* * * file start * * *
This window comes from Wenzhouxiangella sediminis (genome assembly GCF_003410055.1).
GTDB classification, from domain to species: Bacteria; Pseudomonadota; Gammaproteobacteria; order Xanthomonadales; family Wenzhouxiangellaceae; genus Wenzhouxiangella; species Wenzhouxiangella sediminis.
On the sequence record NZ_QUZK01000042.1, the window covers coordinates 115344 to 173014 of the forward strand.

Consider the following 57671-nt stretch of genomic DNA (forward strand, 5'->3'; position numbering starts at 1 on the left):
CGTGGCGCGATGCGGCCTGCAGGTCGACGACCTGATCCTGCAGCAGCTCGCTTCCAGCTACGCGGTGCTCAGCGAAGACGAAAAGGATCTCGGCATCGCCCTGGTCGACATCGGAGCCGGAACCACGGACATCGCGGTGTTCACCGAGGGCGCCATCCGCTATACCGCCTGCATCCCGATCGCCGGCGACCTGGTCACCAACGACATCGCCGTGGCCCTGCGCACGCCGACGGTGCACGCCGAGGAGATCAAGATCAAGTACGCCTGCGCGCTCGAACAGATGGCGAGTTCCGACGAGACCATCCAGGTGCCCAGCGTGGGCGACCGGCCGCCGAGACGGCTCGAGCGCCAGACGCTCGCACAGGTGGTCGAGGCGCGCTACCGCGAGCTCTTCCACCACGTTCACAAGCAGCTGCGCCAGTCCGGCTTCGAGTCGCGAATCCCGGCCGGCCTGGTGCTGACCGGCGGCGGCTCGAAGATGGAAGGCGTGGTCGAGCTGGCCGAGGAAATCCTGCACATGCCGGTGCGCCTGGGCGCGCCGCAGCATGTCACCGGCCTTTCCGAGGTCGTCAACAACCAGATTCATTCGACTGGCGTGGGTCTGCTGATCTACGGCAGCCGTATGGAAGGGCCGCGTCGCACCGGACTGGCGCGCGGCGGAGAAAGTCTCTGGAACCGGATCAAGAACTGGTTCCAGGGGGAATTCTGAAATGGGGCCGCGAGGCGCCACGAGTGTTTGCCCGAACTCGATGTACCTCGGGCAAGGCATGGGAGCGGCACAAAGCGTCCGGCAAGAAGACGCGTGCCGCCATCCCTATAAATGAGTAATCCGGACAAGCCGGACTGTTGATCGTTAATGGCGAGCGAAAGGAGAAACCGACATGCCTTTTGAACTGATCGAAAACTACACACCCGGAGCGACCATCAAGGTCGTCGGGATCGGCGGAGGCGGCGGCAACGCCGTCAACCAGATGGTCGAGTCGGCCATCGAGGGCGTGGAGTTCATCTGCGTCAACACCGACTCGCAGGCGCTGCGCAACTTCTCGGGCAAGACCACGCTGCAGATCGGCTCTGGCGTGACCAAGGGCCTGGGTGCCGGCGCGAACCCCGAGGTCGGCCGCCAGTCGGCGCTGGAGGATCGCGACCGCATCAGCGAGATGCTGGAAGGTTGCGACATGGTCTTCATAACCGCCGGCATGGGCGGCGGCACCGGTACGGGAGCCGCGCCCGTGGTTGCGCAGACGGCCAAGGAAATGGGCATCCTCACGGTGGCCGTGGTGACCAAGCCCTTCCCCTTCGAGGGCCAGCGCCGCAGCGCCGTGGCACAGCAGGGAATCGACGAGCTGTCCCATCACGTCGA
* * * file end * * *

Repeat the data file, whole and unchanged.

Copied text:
This window comes from Wenzhouxiangella sediminis (genome assembly GCF_003410055.1).
GTDB classification, from domain to species: Bacteria; Pseudomonadota; Gammaproteobacteria; order Xanthomonadales; family Wenzhouxiangellaceae; genus Wenzhouxiangella; species Wenzhouxiangella sediminis.
On the sequence record NZ_QUZK01000042.1, the window covers coordinates 115344 to 173014 of the forward strand.

Consider the following 57671-nt stretch of genomic DNA (forward strand, 5'->3'; position numbering starts at 1 on the left):
CGTGGCGCGATGCGGCCTGCAGGTCGACGACCTGATCCTGCAGCAGCTCGCTTCCAGCTACGCGGTGCTCAGCGAAGACGAAAAGGATCTCGGCATCGCCCTGGTCGACATCGGAGCCGGAACCACGGACATCGCGGTGTTCACCGAGGGCGCCATCCGCTATACCGCCTGCATCCCGATCGCCGGCGACCTGGTCACCAACGACATCGCCGTGGCCCTGCGCACGCCGACGGTGCACGCCGAGGAGATCAAGATCAAGTACGCCTGCGCGCTCGAACAGATGGCGAGTTCCGACGAGACCATCCAGGTGCCCAGCGTGGGCGACCGGCCGCCGAGACGGCTCGAGCGCCAGACGCTCGCACAGGTGGTCGAGGCGCGCTACCGCGAGCTCTTCCACCACGTTCACAAGCAGCTGCGCCAGTCCGGCTTCGAGTCGCGAATCCCGGCCGGCCTGGTGCTGACCGGCGGCGGCTCGAAGATGGAAGGCGTGGTCGAGCTGGCCGAGGAAATCCTGCACATGCCGGTGCGCCTGGGCGCGCCGCAGCATGTCACCGGCCTTTCCGAGGTCGTCAACAACCAGATTCATTCGACTGGCGTGGGTCTGCTGATCTACGGCAGCCGTATGGAAGGGCCGCGTCGCACCGGACTGGCGCGCGGCGGAGAAAGTCTCTGGAACCGGATCAAGAACTGGTTCCAGGGGGAATTCTGAAATGGGGCCGCGAGGCGCCACGAGTGTTTGCCCGAACTCGATGTACCTCGGGCAAGGCATGGGAGCGGCACAAAGCGTCCGGCAAGAAGACGCGTGCCGCCATCCCTATAAATGAGTAATCCGGACAAGCCGGACTGTTGATCGTTAATGGCGAGCGAAAGGAGAAACCGACATGCCTTTTGAACTGATCGAAAACTACACACCCGGAGCGACCATCAAGGTCGTCGGGATCGGCGGAGGCGGCGGCAACGCCGTCAACCAGATGGTCGAGTCGGCCATCGAGGGCGTGGAGTTCATCTGCGTCAACACCGACTCGCAGGCGCTGCGCAACTTCTCGGGCAAGACCACGCTGCAGATCGGCTCTGGCGTGACCAAGGGCCTGGGTGCCGGCGCGAACCCCGAGGTCGGCCGCCAGTCGGCGCTGGAGGATCGCGACCGCATCAGCGAGATGCTGGAAGGTTGCGACATGGTCTTCATAACCGCCGGCATGGGCGGCGGCACCGGTACGGGAGCCGCGCCCGTGGTTGCGCAGACGGCCAAGGAAATGGGCATCCTCACGGTGGCCGTGGTGACCAAGCCCTTCCCCTTCGAGGGCCAGCGCCGCAGCGCCGTGGCACAGCAGGGAATCGACGAGCTGTCCCATCACGTCGA